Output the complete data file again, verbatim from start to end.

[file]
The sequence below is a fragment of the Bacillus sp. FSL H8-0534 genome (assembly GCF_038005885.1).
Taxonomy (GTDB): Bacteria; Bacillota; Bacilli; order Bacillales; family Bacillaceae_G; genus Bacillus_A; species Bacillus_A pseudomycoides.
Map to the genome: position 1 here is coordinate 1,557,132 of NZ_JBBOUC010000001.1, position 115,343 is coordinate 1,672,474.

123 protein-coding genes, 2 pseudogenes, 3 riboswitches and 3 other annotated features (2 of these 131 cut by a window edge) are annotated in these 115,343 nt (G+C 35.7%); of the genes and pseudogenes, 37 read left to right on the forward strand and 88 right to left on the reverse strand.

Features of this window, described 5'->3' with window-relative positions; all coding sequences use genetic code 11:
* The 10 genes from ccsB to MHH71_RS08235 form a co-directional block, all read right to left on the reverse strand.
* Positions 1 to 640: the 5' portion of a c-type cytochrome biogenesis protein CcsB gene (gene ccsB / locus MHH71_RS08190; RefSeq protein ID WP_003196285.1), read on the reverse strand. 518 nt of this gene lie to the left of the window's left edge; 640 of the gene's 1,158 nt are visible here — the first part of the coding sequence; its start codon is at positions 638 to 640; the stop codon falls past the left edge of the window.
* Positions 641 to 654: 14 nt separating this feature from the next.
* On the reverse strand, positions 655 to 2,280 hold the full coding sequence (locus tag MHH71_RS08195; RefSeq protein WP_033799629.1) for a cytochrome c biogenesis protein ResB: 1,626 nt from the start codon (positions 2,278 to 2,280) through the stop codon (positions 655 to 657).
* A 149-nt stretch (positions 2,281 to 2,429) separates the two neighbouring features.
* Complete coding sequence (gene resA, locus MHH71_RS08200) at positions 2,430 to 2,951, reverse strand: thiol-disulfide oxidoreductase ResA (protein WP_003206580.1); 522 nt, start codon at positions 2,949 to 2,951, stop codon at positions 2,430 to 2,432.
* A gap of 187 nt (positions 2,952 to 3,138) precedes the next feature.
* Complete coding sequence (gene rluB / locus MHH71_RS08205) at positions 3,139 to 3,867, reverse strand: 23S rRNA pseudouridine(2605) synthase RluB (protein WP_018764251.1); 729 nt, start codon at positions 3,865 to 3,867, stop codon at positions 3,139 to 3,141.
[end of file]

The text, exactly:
The sequence below is a fragment of the Bacillus sp. FSL H8-0534 genome (assembly GCF_038005885.1).
Taxonomy (GTDB): Bacteria; Bacillota; Bacilli; order Bacillales; family Bacillaceae_G; genus Bacillus_A; species Bacillus_A pseudomycoides.
Map to the genome: position 1 here is coordinate 1,557,132 of NZ_JBBOUC010000001.1, position 115,343 is coordinate 1,672,474.

123 protein-coding genes, 2 pseudogenes, 3 riboswitches and 3 other annotated features (2 of these 131 cut by a window edge) are annotated in these 115,343 nt (G+C 35.7%); of the genes and pseudogenes, 37 read left to right on the forward strand and 88 right to left on the reverse strand.

Features of this window, described 5'->3' with window-relative positions; all coding sequences use genetic code 11:
* The 10 genes from ccsB to MHH71_RS08235 form a co-directional block, all read right to left on the reverse strand.
* Positions 1 to 640: the 5' portion of a c-type cytochrome biogenesis protein CcsB gene (gene ccsB / locus MHH71_RS08190; RefSeq protein ID WP_003196285.1), read on the reverse strand. 518 nt of this gene lie to the left of the window's left edge; 640 of the gene's 1,158 nt are visible here — the first part of the coding sequence; its start codon is at positions 638 to 640; the stop codon falls past the left edge of the window.
* Positions 641 to 654: 14 nt separating this feature from the next.
* On the reverse strand, positions 655 to 2,280 hold the full coding sequence (locus tag MHH71_RS08195; RefSeq protein WP_033799629.1) for a cytochrome c biogenesis protein ResB: 1,626 nt from the start codon (positions 2,278 to 2,280) through the stop codon (positions 655 to 657).
* A 149-nt stretch (positions 2,281 to 2,429) separates the two neighbouring features.
* Complete coding sequence (gene resA, locus MHH71_RS08200) at positions 2,430 to 2,951, reverse strand: thiol-disulfide oxidoreductase ResA (protein WP_003206580.1); 522 nt, start codon at positions 2,949 to 2,951, stop codon at positions 2,430 to 2,432.
* A gap of 187 nt (positions 2,952 to 3,138) precedes the next feature.
* Complete coding sequence (gene rluB / locus MHH71_RS08205) at positions 3,139 to 3,867, reverse strand: 23S rRNA pseudouridine(2605) synthase RluB (protein WP_018764251.1); 729 nt, start codon at positions 3,865 to 3,867, stop codon at positions 3,139 to 3,141.